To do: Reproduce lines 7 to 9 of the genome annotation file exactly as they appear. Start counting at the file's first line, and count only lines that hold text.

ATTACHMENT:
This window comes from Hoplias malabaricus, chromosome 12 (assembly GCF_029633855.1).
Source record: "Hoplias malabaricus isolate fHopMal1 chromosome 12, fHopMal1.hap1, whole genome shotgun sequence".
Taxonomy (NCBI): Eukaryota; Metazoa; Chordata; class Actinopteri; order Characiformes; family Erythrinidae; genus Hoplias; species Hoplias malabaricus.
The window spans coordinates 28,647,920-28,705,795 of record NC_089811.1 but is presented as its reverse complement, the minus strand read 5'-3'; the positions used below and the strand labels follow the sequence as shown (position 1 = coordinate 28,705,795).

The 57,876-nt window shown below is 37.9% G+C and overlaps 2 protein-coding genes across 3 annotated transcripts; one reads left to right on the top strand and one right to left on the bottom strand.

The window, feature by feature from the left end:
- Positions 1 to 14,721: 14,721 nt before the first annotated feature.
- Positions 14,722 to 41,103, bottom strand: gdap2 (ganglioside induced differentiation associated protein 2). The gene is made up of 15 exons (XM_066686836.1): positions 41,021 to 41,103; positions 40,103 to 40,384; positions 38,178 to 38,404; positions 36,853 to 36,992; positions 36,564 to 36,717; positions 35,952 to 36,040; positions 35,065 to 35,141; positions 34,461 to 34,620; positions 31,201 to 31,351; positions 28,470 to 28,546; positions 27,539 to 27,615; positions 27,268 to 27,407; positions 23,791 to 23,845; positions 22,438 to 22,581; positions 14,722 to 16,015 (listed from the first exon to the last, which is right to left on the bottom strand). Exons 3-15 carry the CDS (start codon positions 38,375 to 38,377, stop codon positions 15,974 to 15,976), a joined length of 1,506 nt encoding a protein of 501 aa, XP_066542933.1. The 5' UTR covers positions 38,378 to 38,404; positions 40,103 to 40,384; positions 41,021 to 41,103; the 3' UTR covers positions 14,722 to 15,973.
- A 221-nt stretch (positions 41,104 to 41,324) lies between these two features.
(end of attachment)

- Positions 1 to 14,721: 14,721 nt before the first annotated feature.
- Positions 14,722 to 41,103, bottom strand: gdap2 (ganglioside induced differentiation associated protein 2). The gene is made up of 15 exons (XM_066686836.1): positions 41,021 to 41,103; positions 40,103 to 40,384; positions 38,178 to 38,404; positions 36,853 to 36,992; positions 36,564 to 36,717; positions 35,952 to 36,040; positions 35,065 to 35,141; positions 34,461 to 34,620; positions 31,201 to 31,351; positions 28,470 to 28,546; positions 27,539 to 27,615; positions 27,268 to 27,407; positions 23,791 to 23,845; positions 22,438 to 22,581; positions 14,722 to 16,015 (listed from the first exon to the last, which is right to left on the bottom strand). Exons 3-15 carry the CDS (start codon positions 38,375 to 38,377, stop codon positions 15,974 to 15,976), a joined length of 1,506 nt encoding a protein of 501 aa, XP_066542933.1. The 5' UTR covers positions 38,378 to 38,404; positions 40,103 to 40,384; positions 41,021 to 41,103; the 3' UTR covers positions 14,722 to 15,973.
- A 221-nt stretch (positions 41,104 to 41,324) lies between these two features.